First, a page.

September 16, 2016
1 min read

Combining vaccines, chemopreventive agents leads to ‘exciting advances’ in breast cancer

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A novel approach to breast cancer prevention - vaccines - could reduce the adverse events associated with current chemopreventive strategies like tamoxifen, according to Brian Czerniecki, MD, PhD, chair of the department of breast oncology at Moffitt Cancer Center.

Vaccines have already demonstrated promising results for the prevention of some cancers, including cervical cancer.

Brian Czerniecki

Brian Czerniecki

“There’s a virus that is the cause of the cancer and [researchers] can develop a vaccine against a virus to prevent a cancer,” Czerniecki told HemOnc Today.

While there are no known “organisms that are the etiology of the cause of breast cancer,” certain factors within a tumor that become elevated as a result of cancer development may serve as a new target for vaccines that would prevent the outgrowth of cancer cells.

“[Researchers] have designed vaccines that are personalized from the patient to target one of the factors that’s associated with early breast cancers,” Czerniecki said.

Combining anti-estrogen therapy with vaccines is one strategy that has been examined, which would shorten the span of time women would be required to take chemopreventive agents and result in fewer side effects.

A recent study conducted by Czerniecki and colleagues examined the use of neoadjuvant antiestrogen therapy in combination with anti–HER-2 dendritic cell vaccination and its effect on clinical and immune responses in women with breast cancer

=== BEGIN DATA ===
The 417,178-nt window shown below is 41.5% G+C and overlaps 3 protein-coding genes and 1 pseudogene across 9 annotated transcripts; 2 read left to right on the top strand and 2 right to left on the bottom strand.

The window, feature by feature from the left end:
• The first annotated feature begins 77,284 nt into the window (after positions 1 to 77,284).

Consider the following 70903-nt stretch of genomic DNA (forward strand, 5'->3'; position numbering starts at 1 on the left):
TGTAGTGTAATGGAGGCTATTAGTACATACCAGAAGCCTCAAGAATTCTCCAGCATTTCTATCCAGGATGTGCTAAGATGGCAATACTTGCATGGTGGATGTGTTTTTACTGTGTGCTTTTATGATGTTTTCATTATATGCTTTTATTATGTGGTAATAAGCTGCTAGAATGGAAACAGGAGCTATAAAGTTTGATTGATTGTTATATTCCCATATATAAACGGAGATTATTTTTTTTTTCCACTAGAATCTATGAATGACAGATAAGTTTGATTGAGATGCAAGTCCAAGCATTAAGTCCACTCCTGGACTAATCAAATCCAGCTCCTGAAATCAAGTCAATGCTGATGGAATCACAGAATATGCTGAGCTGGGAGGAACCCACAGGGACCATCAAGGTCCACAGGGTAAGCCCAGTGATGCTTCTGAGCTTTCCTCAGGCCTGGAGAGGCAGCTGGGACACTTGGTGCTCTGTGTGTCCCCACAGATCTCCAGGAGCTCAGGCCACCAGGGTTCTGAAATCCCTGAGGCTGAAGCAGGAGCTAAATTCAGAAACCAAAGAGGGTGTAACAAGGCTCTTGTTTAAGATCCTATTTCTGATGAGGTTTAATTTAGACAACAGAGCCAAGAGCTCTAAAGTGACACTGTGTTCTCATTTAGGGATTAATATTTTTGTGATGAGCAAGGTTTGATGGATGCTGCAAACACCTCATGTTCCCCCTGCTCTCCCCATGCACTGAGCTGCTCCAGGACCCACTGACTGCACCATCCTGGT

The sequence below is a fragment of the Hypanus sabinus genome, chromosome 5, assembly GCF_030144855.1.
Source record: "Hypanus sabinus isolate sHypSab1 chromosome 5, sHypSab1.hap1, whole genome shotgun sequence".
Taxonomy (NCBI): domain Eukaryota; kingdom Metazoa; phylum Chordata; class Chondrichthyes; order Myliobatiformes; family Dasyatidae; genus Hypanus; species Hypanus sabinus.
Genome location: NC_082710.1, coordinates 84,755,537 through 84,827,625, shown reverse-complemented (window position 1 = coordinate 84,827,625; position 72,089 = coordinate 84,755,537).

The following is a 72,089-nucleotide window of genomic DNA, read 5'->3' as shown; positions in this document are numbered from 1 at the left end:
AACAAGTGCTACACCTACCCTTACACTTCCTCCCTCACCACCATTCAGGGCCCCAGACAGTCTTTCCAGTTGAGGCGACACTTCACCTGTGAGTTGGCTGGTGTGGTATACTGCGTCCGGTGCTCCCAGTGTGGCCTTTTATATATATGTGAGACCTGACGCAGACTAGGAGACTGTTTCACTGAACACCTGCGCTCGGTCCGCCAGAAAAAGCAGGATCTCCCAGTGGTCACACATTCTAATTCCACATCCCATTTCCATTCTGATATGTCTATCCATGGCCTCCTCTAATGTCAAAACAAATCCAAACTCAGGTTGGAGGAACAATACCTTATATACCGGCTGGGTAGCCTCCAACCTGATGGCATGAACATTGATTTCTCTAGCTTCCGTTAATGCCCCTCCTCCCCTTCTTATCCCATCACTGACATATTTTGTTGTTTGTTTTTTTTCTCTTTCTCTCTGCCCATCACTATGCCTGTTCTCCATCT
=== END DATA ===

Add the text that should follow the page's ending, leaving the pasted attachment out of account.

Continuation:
The researchers assigned the neoadjuvant vaccine to 78 women with HER-2–positive ductal carcinoma in situ. This cohort included 34 women with ER-negative breast cancer. Of the other ER-positive women, 24 did not receive antiestrogen therapy and 20 received concurrent antiestrogen therapy.

The patients received the combination for 6 weeks prior to undergoing surgery, Czierniecki said. The combination therapy increased pathologic complete response rate and decreased subsequent breast events among the patient population.

“That’s an exciting advance in breast cancer prevention because it suggests that we may be able to use combinations of these things more effectively and get away from the side effects of the long-term chemopreventives,” he said.  – by Ryan McDonald

Disclosure: Czerniecki reports no relevant financial disclosures.